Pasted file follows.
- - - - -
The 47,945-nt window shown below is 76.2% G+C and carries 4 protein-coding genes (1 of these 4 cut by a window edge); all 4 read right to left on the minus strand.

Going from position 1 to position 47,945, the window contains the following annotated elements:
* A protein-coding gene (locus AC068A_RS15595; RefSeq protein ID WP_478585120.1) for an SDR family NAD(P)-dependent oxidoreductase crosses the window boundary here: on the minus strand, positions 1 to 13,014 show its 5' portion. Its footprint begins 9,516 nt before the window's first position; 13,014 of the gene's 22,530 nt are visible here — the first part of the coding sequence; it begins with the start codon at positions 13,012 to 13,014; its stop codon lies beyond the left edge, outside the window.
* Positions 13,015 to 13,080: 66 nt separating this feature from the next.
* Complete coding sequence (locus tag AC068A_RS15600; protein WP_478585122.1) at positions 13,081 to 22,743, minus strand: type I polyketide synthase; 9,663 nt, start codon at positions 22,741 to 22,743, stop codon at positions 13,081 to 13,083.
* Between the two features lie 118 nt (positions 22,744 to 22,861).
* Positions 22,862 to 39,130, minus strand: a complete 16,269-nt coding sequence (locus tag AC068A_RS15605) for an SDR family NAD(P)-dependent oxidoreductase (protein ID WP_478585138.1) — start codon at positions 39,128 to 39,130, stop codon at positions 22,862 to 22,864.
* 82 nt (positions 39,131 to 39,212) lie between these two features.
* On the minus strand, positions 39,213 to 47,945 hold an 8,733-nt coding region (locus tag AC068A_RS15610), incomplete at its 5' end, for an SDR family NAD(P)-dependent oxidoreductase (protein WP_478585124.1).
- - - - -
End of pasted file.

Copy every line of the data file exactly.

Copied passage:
The 47,945-nt window shown below is 76.2% G+C and carries 4 protein-coding genes (1 of these 4 cut by a window edge); all 4 read right to left on the minus strand.

Going from position 1 to position 47,945, the window contains the following annotated elements:
* A protein-coding gene (locus AC068A_RS15595; RefSeq protein ID WP_478585120.1) for an SDR family NAD(P)-dependent oxidoreductase crosses the window boundary here: on the minus strand, positions 1 to 13,014 show its 5' portion. Its footprint begins 9,516 nt before the window's first position; 13,014 of the gene's 22,530 nt are visible here — the first part of the coding sequence; it begins with the start codon at positions 13,012 to 13,014; its stop codon lies beyond the left edge, outside the window.
* Positions 13,015 to 13,080: 66 nt separating this feature from the next.
* Complete coding sequence (locus tag AC068A_RS15600; protein WP_478585122.1) at positions 13,081 to 22,743, minus strand: type I polyketide synthase; 9,663 nt, start codon at positions 22,741 to 22,743, stop codon at positions 13,081 to 13,083.
* Between the two features lie 118 nt (positions 22,744 to 22,861).
* Positions 22,862 to 39,130, minus strand: a complete 16,269-nt coding sequence (locus tag AC068A_RS15605) for an SDR family NAD(P)-dependent oxidoreductase (protein ID WP_478585138.1) — start codon at positions 39,128 to 39,130, stop codon at positions 22,862 to 22,864.
* 82 nt (positions 39,131 to 39,212) lie between these two features.
* On the minus strand, positions 39,213 to 47,945 hold an 8,733-nt coding region (locus tag AC068A_RS15610), incomplete at its 5' end, for an SDR family NAD(P)-dependent oxidoreductase (protein WP_478585124.1).